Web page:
John Ruskin, Praeterita *:
It is extremely curious to me to find that from my earliest years, whatever stuff I might be writing myself, or whatever nonsense I might be thinking, I never liked a bad book — and even began very early indeed to rank the good ones at their true value. I sometimes disliked, or did not value, a good one — yet never without some right cause. Both Virgil and Milton were too rhetorical and parasitical for me; Sophocles I found dismal, and in subject disgusting, Tacitus too hard, Terence dull and stupid beyond patience ; — but I loved my Plato from the first line I read — knew my Ethics for what they were worth, (which is not much) and detested with all my heart and wit the accursed and rascally Rhetoric, — which my being compelled to work at gave me a mortal contempt for the whole University system, which little helped my Oxford labours in general.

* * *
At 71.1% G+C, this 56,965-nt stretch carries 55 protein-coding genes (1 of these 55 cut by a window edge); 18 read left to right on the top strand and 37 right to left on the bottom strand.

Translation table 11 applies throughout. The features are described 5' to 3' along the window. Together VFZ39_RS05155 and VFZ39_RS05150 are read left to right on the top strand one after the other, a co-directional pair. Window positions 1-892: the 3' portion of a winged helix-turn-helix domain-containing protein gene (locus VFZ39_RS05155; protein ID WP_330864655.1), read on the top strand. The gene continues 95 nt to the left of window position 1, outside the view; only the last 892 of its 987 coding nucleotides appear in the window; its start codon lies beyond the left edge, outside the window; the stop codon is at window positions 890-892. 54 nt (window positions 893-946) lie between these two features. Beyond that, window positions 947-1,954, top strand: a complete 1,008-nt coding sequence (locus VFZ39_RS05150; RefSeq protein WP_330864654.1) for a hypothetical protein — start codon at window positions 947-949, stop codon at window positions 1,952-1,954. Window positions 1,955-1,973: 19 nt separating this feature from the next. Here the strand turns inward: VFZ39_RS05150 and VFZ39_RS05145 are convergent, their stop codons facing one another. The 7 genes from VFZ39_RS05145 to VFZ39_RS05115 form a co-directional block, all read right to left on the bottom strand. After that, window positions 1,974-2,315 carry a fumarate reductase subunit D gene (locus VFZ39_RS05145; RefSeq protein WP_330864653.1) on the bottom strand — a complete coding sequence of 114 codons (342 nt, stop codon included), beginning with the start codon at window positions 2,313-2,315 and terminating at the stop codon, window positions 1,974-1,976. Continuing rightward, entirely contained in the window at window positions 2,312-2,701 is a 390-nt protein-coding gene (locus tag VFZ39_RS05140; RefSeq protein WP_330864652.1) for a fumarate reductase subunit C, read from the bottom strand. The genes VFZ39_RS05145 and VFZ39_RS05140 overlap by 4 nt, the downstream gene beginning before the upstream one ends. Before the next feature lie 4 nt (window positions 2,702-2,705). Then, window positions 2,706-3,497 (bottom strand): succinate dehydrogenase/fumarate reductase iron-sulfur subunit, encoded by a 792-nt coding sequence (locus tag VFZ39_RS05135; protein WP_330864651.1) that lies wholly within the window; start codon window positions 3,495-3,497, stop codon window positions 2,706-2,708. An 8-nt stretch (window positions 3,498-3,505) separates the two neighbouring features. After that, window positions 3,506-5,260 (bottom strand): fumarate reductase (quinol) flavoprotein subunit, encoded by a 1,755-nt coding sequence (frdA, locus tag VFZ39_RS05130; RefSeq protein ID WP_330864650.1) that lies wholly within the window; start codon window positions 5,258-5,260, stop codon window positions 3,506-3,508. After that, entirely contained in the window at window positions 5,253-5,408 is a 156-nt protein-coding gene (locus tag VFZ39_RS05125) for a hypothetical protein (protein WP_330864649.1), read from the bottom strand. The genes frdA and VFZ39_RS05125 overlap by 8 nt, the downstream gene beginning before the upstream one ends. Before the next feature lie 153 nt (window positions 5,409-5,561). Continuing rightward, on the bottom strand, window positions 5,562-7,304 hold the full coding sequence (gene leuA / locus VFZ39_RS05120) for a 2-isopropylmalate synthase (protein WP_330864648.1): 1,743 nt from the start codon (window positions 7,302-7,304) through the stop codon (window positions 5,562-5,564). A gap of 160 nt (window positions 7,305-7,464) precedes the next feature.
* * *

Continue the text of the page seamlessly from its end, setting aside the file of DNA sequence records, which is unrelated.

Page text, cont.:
The quantity of that work which my being able already so to judge of all these books meant, must have been considerable, and partly accounts for my having no spare energy for the pursuit of such English history as the buildings of Oxford and its within-walk district ought to have provoked me, and pleaded with me, to know. If any of my tutors had only had the sense to stop off the books I did not like, see that I mastered the dialects of those I did, and taken two or three summer afternoon walks with me to Godstow and Abingdon, telling me what the places meant, I count that it would have saved me good seven years of strong life, spent in finding out for myself what I might have been told in a summer term.
*[From manuscript, deleted in published edition, but found in The Works of John Ruskin (Library Edition) Vol. XXXV]